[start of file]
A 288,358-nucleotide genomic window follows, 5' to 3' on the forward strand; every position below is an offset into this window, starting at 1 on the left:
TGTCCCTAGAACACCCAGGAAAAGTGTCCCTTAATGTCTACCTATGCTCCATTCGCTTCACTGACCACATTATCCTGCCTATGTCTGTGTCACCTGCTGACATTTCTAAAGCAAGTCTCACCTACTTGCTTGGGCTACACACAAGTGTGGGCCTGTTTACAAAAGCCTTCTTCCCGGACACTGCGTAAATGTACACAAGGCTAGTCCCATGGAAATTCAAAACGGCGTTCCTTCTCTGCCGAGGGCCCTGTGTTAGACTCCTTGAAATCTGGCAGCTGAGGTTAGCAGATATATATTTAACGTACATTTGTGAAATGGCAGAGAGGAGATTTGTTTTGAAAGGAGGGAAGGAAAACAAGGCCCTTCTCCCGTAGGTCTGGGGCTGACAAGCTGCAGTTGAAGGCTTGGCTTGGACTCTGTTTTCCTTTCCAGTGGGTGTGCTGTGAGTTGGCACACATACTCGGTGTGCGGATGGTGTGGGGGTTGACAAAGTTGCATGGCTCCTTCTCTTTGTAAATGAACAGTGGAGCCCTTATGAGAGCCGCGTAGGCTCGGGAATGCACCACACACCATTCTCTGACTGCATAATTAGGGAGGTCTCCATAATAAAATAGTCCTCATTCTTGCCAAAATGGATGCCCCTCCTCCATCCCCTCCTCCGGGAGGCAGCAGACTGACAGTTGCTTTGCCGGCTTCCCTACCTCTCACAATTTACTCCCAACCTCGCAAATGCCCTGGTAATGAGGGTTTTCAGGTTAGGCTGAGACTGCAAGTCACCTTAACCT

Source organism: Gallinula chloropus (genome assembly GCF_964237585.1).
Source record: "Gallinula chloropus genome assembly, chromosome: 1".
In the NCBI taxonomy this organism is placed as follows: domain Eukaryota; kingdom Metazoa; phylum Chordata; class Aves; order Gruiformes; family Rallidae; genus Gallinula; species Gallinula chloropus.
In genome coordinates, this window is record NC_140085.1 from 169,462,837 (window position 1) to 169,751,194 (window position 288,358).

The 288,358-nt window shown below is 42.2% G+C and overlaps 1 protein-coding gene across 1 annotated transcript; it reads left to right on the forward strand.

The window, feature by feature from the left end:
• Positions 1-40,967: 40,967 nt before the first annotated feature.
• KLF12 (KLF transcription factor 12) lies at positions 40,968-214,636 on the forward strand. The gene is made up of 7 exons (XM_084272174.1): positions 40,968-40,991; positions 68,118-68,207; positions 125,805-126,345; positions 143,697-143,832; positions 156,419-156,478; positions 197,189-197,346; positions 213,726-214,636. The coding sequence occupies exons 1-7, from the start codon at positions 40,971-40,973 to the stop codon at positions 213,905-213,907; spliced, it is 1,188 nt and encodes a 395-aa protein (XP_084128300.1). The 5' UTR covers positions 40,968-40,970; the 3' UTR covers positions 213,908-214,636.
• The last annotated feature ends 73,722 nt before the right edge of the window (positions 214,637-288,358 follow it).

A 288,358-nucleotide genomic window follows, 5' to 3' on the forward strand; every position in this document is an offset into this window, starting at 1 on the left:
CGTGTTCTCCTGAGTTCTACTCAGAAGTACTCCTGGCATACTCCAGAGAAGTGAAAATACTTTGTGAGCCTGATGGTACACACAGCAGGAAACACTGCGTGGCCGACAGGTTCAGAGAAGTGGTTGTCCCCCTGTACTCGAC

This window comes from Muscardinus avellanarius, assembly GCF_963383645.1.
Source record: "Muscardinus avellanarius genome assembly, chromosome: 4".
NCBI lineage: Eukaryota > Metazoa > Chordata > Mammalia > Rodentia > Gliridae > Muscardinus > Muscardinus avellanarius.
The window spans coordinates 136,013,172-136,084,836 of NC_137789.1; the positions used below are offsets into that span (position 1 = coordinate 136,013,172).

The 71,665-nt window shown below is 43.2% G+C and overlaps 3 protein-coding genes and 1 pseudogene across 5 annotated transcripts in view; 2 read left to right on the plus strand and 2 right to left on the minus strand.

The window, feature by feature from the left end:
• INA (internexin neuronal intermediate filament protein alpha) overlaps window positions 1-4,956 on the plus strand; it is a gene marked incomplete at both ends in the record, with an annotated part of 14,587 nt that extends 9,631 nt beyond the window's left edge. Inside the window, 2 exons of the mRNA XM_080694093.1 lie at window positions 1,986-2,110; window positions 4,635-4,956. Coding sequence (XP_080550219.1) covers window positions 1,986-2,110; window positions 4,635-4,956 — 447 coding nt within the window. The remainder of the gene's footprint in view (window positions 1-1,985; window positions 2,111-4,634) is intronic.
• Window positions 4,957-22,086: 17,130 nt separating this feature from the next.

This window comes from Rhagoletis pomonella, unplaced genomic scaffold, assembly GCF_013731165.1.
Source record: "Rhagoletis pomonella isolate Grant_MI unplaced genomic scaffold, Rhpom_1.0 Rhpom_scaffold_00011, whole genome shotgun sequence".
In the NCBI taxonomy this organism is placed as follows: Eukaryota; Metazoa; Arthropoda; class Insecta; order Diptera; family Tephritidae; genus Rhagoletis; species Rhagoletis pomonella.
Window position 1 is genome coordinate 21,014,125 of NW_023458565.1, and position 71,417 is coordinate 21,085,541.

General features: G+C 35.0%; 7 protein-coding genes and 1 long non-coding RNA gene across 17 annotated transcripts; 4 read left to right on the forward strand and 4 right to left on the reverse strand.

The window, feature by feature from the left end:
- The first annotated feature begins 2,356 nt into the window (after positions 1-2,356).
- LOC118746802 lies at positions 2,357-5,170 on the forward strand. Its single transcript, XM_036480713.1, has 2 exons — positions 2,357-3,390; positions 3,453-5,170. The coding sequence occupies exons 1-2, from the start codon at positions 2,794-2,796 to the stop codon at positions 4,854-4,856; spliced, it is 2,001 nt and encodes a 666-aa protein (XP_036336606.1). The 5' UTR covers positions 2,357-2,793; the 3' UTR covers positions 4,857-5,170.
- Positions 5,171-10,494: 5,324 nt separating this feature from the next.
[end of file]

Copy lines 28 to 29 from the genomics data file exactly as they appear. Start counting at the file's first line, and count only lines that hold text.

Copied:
- The first annotated feature begins 2,356 nt into the window (after positions 1-2,356).
- LOC118746802 lies at positions 2,357-5,170 on the forward strand. Its single transcript, XM_036480713.1, has 2 exons — positions 2,357-3,390; positions 3,453-5,170. The coding sequence occupies exons 1-2, from the start codon at positions 2,794-2,796 to the stop codon at positions 4,854-4,856; spliced, it is 2,001 nt and encodes a 666-aa protein (XP_036336606.1). The 5' UTR covers positions 2,357-2,793; the 3' UTR covers positions 4,857-5,170.